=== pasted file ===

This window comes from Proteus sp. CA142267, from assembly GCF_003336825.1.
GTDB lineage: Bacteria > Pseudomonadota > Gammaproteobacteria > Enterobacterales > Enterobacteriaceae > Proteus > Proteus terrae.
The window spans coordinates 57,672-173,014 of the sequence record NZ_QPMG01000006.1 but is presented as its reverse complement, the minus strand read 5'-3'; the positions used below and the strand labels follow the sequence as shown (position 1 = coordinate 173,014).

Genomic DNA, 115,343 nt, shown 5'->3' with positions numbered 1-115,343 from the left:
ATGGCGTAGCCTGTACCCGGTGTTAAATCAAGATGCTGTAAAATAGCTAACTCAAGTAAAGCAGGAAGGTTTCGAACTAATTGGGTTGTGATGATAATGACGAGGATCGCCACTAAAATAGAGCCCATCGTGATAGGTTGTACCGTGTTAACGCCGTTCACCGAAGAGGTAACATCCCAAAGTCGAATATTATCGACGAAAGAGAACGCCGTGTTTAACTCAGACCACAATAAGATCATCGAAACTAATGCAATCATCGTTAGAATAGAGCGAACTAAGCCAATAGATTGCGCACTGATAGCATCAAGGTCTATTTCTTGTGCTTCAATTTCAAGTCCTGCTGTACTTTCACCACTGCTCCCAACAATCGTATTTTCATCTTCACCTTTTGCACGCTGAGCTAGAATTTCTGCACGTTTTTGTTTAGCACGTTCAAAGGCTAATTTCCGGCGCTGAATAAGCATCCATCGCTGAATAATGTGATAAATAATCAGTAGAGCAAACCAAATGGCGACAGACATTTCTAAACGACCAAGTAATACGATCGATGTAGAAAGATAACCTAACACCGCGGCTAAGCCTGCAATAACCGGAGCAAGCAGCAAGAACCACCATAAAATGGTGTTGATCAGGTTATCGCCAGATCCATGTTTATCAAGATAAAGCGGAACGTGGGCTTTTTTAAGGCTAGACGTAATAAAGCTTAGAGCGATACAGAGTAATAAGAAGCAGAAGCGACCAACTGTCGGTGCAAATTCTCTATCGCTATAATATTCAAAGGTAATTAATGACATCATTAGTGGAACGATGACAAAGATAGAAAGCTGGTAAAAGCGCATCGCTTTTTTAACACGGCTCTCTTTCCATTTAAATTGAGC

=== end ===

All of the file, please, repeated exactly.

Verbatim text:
This window comes from Proteus sp. CA142267, from assembly GCF_003336825.1.
GTDB lineage: Bacteria > Pseudomonadota > Gammaproteobacteria > Enterobacterales > Enterobacteriaceae > Proteus > Proteus terrae.
The window spans coordinates 57,672-173,014 of the sequence record NZ_QPMG01000006.1 but is presented as its reverse complement, the minus strand read 5'-3'; the positions used below and the strand labels follow the sequence as shown (position 1 = coordinate 173,014).

Genomic DNA, 115,343 nt, shown 5'->3' with positions numbered 1-115,343 from the left:
ATGGCGTAGCCTGTACCCGGTGTTAAATCAAGATGCTGTAAAATAGCTAACTCAAGTAAAGCAGGAAGGTTTCGAACTAATTGGGTTGTGATGATAATGACGAGGATCGCCACTAAAATAGAGCCCATCGTGATAGGTTGTACCGTGTTAACGCCGTTCACCGAAGAGGTAACATCCCAAAGTCGAATATTATCGACGAAAGAGAACGCCGTGTTTAACTCAGACCACAATAAGATCATCGAAACTAATGCAATCATCGTTAGAATAGAGCGAACTAAGCCAATAGATTGCGCACTGATAGCATCAAGGTCTATTTCTTGTGCTTCAATTTCAAGTCCTGCTGTACTTTCACCACTGCTCCCAACAATCGTATTTTCATCTTCACCTTTTGCACGCTGAGCTAGAATTTCTGCACGTTTTTGTTTAGCACGTTCAAAGGCTAATTTCCGGCGCTGAATAAGCATCCATCGCTGAATAATGTGATAAATAATCAGTAGAGCAAACCAAATGGCGACAGACATTTCTAAACGACCAAGTAATACGATCGATGTAGAAAGATAACCTAACACCGCGGCTAAGCCTGCAATAACCGGAGCAAGCAGCAAGAACCACCATAAAATGGTGTTGATCAGGTTATCGCCAGATCCATGTTTATCAAGATAAAGCGGAACGTGGGCTTTTTTAAGGCTAGACGTAATAAAGCTTAGAGCGATACAGAGTAATAAGAAGCAGAAGCGACCAACTGTCGGTGCAAATTCTCTATCGCTATAATATTCAAAGGTAATTAATGACATCATTAGTGGAACGATGACAAAGATAGAAAGCTGGTAAAAGCGCATCGCTTTTTTAACACGGCTCTCTTTCCATTTAAATTGAGC